On May 16, 2016, the Quebec Court of Appeal refused to suspend immediate execution of a judgment rendered by the Superior Court of Quebec in a case involving the union of Montreal’s blue-collar workers (the “Union”) and the City of Montreal, in which the Union was ordered to pay $2 million in punitive damages1.
The facts of the case are as follows: from December 5 to 12, 2004, the Union stopped spreading abrasives on city sidewalks in order to voice its dissatisfaction with the new collective agreement. Unfortunately, several accidents occurred as a result of this illegal pressure tactic, as the sidewalks were dangerously icy during that period due to prevailing weather conditions. A class action was subsequently instituted on behalf of the accident victims claiming compensatory damages, as well as punitive damages to sanction the intentional fault of the Union.
The claim for punitive damages was based on unlawful interference with the right of every citizen to health and safety, which is protected by the Quebec Charter of Human Rights and Freedoms2(the “Charter”). In order for such damages to be awarded, the Charter specifies that the interference must be unlawful and intentional3. The Supreme Court of Canada has stated that this condition is met when the person who commits the unlawful interference acts with full knowledge of the consequences that his or her conduct will cause4.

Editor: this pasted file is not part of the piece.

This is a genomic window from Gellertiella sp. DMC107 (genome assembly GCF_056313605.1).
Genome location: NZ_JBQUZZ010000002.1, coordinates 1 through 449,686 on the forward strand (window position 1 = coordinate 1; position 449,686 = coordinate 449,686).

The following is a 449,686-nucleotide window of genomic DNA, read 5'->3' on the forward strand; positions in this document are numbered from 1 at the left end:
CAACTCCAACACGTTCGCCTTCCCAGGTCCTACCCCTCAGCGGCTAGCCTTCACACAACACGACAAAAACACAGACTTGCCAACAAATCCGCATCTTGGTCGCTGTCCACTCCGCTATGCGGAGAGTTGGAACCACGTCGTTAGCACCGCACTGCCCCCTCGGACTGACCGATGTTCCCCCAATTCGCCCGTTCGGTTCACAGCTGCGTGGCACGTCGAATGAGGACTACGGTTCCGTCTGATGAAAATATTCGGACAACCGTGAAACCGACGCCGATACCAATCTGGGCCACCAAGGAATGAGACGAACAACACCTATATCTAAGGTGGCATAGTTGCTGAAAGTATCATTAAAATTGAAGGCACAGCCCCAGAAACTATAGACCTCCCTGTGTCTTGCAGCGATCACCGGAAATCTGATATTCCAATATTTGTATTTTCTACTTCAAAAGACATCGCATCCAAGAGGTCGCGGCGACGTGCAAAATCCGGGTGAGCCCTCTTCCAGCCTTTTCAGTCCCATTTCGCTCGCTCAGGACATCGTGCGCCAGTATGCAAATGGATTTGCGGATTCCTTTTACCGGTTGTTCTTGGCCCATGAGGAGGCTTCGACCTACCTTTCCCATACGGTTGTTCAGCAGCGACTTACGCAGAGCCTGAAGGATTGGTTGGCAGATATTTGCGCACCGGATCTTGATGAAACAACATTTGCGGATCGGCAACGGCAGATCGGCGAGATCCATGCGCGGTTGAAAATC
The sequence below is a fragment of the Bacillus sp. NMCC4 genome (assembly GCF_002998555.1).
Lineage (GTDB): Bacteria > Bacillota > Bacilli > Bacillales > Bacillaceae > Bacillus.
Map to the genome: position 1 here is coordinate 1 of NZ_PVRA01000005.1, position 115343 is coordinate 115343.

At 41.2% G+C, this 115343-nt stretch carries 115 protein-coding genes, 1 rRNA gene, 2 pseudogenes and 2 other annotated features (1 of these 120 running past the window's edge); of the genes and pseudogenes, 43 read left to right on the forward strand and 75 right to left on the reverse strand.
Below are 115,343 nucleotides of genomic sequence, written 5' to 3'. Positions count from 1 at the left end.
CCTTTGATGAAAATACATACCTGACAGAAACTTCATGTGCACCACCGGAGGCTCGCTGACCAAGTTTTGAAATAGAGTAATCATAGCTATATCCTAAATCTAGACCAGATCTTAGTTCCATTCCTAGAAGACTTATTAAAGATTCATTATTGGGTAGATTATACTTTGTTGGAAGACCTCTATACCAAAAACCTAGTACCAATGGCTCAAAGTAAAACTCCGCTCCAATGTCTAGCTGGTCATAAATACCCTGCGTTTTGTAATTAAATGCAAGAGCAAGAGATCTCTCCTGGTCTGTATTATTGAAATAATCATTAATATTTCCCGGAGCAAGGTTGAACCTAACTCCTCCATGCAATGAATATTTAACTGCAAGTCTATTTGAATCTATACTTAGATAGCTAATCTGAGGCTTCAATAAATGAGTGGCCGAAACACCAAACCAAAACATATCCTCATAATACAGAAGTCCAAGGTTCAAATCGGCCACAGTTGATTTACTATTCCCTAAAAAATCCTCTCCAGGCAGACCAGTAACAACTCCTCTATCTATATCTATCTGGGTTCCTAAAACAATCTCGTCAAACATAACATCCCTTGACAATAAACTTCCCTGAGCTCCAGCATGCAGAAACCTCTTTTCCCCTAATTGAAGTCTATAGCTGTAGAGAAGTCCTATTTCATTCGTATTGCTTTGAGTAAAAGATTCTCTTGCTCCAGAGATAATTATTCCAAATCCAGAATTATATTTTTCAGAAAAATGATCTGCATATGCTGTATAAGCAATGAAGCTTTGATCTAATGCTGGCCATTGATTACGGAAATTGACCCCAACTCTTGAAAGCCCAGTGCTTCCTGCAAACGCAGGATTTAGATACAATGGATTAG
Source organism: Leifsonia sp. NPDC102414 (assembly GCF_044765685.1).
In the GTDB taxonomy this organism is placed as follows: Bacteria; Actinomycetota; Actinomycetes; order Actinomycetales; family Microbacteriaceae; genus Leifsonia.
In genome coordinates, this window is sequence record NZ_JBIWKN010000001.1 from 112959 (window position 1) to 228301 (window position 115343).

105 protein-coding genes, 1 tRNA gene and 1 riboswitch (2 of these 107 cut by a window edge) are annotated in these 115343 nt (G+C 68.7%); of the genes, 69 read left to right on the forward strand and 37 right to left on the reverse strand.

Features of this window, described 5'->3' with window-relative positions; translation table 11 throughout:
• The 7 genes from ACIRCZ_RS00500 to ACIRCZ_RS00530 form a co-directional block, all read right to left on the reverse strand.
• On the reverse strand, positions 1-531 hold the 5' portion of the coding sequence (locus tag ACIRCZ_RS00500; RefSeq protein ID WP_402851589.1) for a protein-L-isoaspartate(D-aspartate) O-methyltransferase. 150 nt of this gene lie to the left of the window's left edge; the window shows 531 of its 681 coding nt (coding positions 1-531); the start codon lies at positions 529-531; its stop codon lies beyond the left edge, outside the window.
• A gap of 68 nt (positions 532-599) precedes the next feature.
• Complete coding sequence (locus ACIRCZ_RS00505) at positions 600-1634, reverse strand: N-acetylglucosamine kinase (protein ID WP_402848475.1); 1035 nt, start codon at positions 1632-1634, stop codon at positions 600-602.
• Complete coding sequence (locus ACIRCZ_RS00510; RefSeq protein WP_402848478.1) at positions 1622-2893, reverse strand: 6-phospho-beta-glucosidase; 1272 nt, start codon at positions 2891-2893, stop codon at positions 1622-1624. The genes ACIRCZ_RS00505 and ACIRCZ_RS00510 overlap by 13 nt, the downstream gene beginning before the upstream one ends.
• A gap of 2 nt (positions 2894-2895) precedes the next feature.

In September 2010, Justice Danielle Grenier of the Superior Court of Quebec concluded that the suspension of sidewalk maintenance operations by the Union had been done deliberately and with full knowledge of the likely consequences, and that its inaction was indicative of complete disregard for the accidents that would inevitably ensue and constituted socially unacceptable behaviour on the part of the Union.
The awarding of punitive damages is governed by Article 1621 of the Civil Code of Québec, which specifies their preventive and dissuasive purpose, and sets out the factors to be considered in awarding them. Thus, the gravity of the fault, the perpetrator’s patrimonial situation, the extent of reparation the perpetrator is already liable for, and whether the payment of the reparatory damages is being wholly or partly assumed by a third party are among the factors to be taken into account by the court in determining the amount of punitive damages to be assessed.
In 2013, the Court of Appeal decided in the instant case that the quantum of punitive damages should be determined after the award of compensatory damages, and the file was accordingly returned to the Superior Court.
Despite this, the Superior Court’s conclusion in January 2016 was the same as that in September 2010: the Union’s conduct had been reckless in the extreme, justifying an award of $2 million against it, especially given that it had the capacity to pay that amount. The Court also took the conduct of the Union’s representatives into consideration in assessing the amount of punitive damages: in the judge’s view, the Union had acted provocatively and showed no remorse for its actions5. Moreover, a subsequent illegal strike in December 2015 indicated that the judgment against it in 2010 had not had the intended dissuasive effect.